‘Quiet quitting’ is a term referred to when an employee only commits to delivering the bare minimum at work and not going above and beyond. Most employees tend to be disengaged during this period and use it to look for their next employment.
Whether quiet quitting is good or bad will depend on one’s perspective and reasons for quitting. Recent studies have found quiet quitting being due to having a bad manager/employer, people yearning for a fulfilled and balanced life, and people not seeing the direct correlation between work and remuneration.
Here are a few considerations before you decide to quietly quit.
- Do you hate your job? − Instead of ‘I hate my job’, how about understanding how your brain works in relation to hard work and challenges? The reality is that we are not wired to love boring and challenging tasks and unfortunately most of our jobs consist of mainly boring and challenging tasks. For us to show up fully for these boring and challenging tasks it is worth understanding how dopamine works. Through this understanding we can train ourselves to gravitate more towards receiving dopamine from these boring and challenging tasks.
Do you have a terrible manager? − Instead of ‘I have a terrible manager’, how about giving yourself the opportunity to manage-up for a specified period and if it doesn’t work, request for a transfer to another department, office or even look for another job?
- Your current job doesn’t fulfil you? − Here are the questions to consider before proceeding with this notion. Is your job meant to fulfil you, or you can find other activities that can fuel you up during weekend and evenings? Should you derive the same fulfilment from your job as you do from your hobby? Do you perhaps think your role models have followed their passion and love their jobs without considering that passion follows deliberate practice?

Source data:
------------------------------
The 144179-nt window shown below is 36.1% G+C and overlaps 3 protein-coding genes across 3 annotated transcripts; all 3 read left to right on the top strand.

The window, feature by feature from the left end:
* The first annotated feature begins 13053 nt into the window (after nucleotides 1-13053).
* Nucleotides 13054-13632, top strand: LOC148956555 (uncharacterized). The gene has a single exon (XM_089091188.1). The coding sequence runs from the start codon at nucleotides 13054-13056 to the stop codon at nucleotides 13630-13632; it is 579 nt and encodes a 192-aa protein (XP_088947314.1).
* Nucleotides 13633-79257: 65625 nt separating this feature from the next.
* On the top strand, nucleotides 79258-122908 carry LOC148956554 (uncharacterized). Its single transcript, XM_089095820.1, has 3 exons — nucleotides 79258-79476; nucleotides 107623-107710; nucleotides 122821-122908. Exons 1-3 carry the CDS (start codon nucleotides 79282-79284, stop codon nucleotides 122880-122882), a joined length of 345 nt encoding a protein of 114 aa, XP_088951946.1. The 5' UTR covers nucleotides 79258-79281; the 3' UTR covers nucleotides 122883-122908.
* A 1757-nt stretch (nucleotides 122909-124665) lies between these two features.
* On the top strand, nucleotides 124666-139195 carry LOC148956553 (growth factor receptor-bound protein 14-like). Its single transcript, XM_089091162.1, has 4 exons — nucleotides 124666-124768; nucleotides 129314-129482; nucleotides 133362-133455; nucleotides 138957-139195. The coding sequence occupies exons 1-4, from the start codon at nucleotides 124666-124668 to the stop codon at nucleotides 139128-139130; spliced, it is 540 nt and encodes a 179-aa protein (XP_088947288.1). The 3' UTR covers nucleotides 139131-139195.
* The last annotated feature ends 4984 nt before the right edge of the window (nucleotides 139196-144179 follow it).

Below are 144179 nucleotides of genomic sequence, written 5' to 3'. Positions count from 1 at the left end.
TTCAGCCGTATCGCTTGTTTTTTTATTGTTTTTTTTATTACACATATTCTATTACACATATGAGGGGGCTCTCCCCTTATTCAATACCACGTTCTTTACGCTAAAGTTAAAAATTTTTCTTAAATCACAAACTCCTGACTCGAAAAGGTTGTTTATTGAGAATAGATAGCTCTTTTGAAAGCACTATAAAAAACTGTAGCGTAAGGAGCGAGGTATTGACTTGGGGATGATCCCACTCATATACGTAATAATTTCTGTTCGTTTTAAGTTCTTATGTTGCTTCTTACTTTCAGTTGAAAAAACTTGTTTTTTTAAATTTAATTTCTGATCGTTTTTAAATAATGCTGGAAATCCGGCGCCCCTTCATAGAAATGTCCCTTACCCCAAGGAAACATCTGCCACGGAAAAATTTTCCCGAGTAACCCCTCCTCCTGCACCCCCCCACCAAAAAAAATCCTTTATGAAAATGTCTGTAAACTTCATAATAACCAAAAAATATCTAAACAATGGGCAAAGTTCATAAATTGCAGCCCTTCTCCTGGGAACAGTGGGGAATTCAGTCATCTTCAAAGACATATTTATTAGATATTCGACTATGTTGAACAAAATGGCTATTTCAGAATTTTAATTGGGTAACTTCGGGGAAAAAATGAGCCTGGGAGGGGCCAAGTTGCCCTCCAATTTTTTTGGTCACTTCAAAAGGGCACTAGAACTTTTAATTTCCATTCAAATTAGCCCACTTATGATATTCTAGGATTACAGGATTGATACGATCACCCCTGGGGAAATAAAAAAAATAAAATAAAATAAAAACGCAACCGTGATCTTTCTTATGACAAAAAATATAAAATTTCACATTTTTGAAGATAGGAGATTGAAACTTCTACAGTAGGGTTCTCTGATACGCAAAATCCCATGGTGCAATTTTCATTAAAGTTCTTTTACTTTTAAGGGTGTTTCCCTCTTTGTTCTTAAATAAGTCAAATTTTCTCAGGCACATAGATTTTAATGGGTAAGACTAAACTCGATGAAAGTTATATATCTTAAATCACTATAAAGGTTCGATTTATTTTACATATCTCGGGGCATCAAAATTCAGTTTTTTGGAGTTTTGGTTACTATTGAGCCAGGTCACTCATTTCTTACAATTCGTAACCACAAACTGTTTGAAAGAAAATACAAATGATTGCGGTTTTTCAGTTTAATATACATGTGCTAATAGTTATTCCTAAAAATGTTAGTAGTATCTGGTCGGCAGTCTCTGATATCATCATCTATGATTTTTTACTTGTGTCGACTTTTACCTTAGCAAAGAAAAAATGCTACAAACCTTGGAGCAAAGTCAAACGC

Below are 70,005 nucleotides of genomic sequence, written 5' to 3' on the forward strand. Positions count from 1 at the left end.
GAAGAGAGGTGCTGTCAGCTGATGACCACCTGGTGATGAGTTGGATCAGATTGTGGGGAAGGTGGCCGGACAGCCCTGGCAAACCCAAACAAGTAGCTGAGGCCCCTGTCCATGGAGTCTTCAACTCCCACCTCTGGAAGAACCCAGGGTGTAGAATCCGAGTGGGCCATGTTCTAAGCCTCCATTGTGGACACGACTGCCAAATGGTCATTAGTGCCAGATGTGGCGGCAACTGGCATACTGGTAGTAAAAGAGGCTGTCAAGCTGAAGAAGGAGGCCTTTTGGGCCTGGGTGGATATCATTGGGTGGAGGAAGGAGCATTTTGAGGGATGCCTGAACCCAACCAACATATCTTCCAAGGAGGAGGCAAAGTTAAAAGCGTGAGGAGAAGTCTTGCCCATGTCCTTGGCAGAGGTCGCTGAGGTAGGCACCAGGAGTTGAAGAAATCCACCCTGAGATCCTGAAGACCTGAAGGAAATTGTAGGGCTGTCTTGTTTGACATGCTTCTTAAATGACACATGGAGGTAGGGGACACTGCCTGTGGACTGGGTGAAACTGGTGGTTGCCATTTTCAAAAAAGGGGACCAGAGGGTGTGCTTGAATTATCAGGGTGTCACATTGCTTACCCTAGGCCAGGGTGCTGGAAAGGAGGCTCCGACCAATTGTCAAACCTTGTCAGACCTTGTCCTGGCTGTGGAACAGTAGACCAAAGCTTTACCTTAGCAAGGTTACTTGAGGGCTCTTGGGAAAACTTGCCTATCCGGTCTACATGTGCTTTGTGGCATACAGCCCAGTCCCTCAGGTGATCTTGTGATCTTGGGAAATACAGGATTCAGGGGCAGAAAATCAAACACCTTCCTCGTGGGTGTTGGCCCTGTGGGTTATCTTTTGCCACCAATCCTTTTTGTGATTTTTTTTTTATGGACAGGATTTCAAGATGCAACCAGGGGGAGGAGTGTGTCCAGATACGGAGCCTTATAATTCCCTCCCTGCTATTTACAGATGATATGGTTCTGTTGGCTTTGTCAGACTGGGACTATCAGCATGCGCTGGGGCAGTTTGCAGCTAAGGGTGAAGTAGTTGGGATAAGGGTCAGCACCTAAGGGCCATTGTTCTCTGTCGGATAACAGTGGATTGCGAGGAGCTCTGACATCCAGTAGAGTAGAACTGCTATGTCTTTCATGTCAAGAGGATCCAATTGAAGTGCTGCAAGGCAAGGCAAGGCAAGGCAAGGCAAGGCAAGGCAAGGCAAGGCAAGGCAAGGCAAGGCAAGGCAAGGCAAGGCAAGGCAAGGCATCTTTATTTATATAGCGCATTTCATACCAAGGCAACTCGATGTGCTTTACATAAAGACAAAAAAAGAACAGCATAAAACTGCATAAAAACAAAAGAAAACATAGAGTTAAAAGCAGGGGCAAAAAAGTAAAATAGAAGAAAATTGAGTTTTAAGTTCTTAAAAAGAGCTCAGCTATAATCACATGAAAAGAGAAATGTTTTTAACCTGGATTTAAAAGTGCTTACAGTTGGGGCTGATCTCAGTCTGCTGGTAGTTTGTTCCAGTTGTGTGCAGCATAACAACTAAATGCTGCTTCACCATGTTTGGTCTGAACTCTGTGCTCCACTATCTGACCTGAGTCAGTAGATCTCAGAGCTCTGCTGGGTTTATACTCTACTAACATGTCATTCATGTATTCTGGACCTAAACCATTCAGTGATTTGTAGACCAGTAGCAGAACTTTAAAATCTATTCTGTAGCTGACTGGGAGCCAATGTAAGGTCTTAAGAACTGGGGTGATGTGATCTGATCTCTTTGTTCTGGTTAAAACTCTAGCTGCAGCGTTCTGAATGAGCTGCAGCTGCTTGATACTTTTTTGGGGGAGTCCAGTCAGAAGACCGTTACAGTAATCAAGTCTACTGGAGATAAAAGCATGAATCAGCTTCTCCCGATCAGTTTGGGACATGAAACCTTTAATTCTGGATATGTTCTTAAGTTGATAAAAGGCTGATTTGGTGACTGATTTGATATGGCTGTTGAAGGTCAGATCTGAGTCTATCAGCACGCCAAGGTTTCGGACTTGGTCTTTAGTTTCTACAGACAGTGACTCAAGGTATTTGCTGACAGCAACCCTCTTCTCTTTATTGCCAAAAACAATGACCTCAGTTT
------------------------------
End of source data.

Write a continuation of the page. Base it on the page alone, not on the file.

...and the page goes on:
In conclusion, I would like to offer you an approach called ‘lifestyle-centric career planning’ which is recommended by Cal Newport, as well as thinking about work/life harmony in your respective fields. Lifestyle-centric career planning refers to clearly defining the type of lifestyle you would like to have and working backwards to work on a career that would afford you the opportunity to live that life. Some of the questions you might ask yourself when you are lifestyle-centric career planning might be: how much control would I like over my schedule? How much time do I want for family and social life? Lifestyle-centric career planning provides you with the opportunity to plan and make the necessary career changes in time and not live your life as a quiet quitter.
Have you been quietly quitting?
Do you have a history of quietly quitting on yourself?
We all talk about quietly quitting at the workplace and give little consideration to the fact that it all starts with quitting on ourselves first. Perhaps it’s worth looking at whether you started by quietly quitting on yourself before your job? It is in the little things: did you commit to gym and did not see it through, did you commit to saving more and did not see it through? Do you have a tendency of starting but not finishing projects?
What do you do when no one is watching?